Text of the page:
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Inspiring young entrepreneurs

Edmonton tech company with global presence shares message of creativity, persistence and people-focus with next generation of entrepreneurs

Even as a young entrepreneur starting her tech company back in 2006, Audrey Charles was clear and steadfast on her dreams.

“I wanted to create and explore cool ideas and wanted to love where I worked,” says the founder and CEO of Convenient Business Solutions Inc. (CBS), who is one of 45 Canadian delegates selected to participate in the October 2021 G20 Young Entrepreneurs' Alliance (YEA) Summit in Italy to discuss the importance of youth entrepreneurship and how to better support it.


It’s no surprise that championing young business owners is near and dear to Audrey’s heart. She was just 18 when she founded her own first business, a property management company that she later sold and would eventually form the idea for CBS’ first software product.


“Youth are, quite literally, the future. When I think about my parents, who are also entrepreneurs, owning your business used to be just service-based, brick and mortar,” she says. "But now thanks to technology, there are so many ways to be in business and young people are just so creative. We need to foster that creativity and encourage it. Canada is such an innovative place and in supporting young entrepreneurs there’s an opportunity for our country to be known in business for many things.”


As a business-to-business service company, CBS specializes in software development and optical systems consulting, which includes marketing, sustainable technology, property management, and services and online tools related to these industries in the global market.


Speaking of global, although headquartered in Edmonton, CBS also has offices in Japan and Ireland. In fact, when she founded her company in Edmonton, Audrey decided to establish a presence in Japan at the same time. She says she believes going international early has been one of the keys to CBS’ success.                                                                     

“I think you’re limiting yourself if your target is too narrow – companies need to be able to think internationally,” she says. “Often businesses try to get a good base locally first and then branch out, but I think the value of going international immediately is that it makes exporting and importing much easier.”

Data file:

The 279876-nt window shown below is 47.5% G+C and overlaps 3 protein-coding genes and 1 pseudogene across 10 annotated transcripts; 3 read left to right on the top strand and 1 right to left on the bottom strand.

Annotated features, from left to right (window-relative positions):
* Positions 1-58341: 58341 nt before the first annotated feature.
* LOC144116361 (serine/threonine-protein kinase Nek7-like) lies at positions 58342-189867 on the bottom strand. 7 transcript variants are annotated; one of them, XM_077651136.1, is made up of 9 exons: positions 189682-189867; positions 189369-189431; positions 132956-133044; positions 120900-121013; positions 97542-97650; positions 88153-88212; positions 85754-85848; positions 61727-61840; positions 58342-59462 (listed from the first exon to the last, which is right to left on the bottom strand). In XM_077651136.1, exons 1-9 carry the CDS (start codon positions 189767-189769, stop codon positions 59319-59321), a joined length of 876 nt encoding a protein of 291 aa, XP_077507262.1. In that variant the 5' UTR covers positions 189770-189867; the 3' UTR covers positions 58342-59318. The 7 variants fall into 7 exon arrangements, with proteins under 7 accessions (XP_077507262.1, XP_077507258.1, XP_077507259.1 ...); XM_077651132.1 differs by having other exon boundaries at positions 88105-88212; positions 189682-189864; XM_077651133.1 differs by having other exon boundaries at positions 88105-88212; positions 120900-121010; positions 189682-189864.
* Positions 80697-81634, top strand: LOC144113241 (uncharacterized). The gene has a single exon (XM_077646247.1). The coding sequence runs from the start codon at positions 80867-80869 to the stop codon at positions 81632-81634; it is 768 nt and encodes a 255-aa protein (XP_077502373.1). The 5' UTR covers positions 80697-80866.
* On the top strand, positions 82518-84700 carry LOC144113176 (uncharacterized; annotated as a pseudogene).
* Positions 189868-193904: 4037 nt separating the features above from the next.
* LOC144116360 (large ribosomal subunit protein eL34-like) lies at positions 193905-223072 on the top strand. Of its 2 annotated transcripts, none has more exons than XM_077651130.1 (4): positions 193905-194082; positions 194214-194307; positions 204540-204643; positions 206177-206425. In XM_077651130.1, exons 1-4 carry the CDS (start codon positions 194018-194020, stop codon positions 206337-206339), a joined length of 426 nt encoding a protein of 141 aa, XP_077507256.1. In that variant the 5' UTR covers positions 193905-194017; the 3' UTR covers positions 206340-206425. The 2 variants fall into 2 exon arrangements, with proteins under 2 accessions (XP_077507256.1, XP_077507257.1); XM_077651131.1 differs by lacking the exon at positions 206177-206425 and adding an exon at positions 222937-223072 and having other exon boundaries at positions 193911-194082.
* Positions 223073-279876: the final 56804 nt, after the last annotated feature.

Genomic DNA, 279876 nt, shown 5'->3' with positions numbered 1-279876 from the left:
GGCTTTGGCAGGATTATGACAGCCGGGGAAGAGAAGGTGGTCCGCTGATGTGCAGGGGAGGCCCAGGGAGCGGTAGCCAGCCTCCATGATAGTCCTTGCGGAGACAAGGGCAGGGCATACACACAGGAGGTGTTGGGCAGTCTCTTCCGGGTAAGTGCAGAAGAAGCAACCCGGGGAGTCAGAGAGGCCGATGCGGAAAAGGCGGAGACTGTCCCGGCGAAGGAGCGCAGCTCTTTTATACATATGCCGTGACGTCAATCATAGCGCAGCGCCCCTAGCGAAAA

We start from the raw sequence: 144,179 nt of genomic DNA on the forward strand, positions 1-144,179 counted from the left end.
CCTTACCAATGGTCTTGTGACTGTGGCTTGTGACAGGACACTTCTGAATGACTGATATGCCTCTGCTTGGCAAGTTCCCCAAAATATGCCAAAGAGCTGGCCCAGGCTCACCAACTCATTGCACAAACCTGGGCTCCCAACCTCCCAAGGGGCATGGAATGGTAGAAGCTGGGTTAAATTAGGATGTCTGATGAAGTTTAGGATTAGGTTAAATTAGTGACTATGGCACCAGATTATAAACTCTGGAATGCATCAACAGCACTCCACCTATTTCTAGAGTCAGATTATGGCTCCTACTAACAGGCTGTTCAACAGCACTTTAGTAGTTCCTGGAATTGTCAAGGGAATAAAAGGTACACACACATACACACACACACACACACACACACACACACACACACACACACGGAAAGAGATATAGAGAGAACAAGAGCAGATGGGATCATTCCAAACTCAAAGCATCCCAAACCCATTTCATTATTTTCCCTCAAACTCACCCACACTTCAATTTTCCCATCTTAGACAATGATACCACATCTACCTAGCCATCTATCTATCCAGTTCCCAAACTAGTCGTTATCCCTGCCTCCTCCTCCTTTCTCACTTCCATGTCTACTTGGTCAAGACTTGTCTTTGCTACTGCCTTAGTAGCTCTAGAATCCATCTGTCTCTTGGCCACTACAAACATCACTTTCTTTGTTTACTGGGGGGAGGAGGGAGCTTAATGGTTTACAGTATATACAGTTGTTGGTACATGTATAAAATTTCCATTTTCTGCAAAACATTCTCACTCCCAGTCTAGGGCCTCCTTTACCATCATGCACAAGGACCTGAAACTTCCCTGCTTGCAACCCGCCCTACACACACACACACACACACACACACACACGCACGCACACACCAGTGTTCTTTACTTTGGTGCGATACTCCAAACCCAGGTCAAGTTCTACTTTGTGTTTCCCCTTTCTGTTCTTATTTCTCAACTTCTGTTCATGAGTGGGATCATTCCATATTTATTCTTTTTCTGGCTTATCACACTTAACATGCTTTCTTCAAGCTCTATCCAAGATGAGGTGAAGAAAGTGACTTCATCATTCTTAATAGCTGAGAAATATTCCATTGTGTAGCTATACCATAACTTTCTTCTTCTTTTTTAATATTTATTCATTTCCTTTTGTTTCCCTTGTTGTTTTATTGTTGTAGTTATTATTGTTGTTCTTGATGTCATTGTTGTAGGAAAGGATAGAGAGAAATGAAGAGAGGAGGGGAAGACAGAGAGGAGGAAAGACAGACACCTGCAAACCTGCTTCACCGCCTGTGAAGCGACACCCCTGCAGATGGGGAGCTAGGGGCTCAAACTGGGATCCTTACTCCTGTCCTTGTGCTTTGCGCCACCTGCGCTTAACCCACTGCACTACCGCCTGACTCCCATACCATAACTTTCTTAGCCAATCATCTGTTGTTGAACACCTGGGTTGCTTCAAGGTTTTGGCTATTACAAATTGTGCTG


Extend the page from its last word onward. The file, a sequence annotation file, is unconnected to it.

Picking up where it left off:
Laughing, she acknowledges that even though she was living in Japan at the time, opening a business there at a young age was both bold and incredibly satisfying.


“I powered through a lot of paperwork and a lot of meetings. You really have to want it. You have to be persistent. Looking back, I probably should’ve asked more people for help, maybe realized that I didn’t have to do it all myself. But I thought ok, if I can get established in Japan, if I'm able to successfully set up in Japan, one of the hardest markets to enter, especially as a foreigner, then I can do this in other countries.”


Persistence pays off – CBS now services 50 countries worldwide, even opening an office in Dublin in 2020. What’s more, months before the pandemic hit, CBS’ global business interests had already prompted Audrey to transition the company to a completely remote workforce. 


That’s because going virtual meant they could meet with Tokyo in the morning, Germany in the afternoon, and Denmark in the evening. Worldwide relationships centered around technology could now be established and cultivated in real time thanks to, well, the beauty of technology. 


Audrey says this kind of creative thinking, persistence, and attention to relationships is what makes her and CBS a great fit for a banking partnership with CWB Financial Group. A client for 15 years, she once again turned to the bank’s personalized, outside-the-box thinking when she needed funding to open the Dublin office last year.


“So we’re here asking for money during a pandemic when most banks aren’t lending,” says Audrey. “But CWB was like ok let’s consider this, let’s get creative. We felt like we had someone really fighting on our behalf, someone who knew our names, someone we could talk to – and that we could work with to figure out the best plan of action for me and my company. Especially as a tech company, you don’t really think of banks as a place to go for support. I mean, my assets live on the internet, so that makes it challenging when it comes to lending.” 


After weighing and exploring CBS’ options, her CWB Relationship Manager came up with a plan for the company to apply for funding through Export Development Canada.

They were successful. 


Audrey doesn’t believe she would’ve had the same outcome if she’d gone to a larger bank. 

“I think it would’ve been tough to really find someone who would personally advocate on our behalf. It’s really about relationships. I can speak to someone at CWB and they bring a case-by-case perspective to unique situations,” she says. 



While both gracious and humble, it’s clear that Audrey has accomplished big things since starting her business nearly two decades ago – and that her contribution to the G20 YEA Summit as a young, successful Canadian business owner shines with an entrepreneurial spirit that’s truly inspiring.


“I started off wanting to create a great environment that allowed me to follow my passions. Now I get to offer CBS as a workplace for others. That’s pretty cool. We’re now at 25 people and were just five people at the beginning of this year. I’m hiring people who were my age when I started the company and I’m seeing them love the place where they come to work as much as I do. I’m proud of that growth, and proud that I can offer this kind of experience, especially during a pandemic.”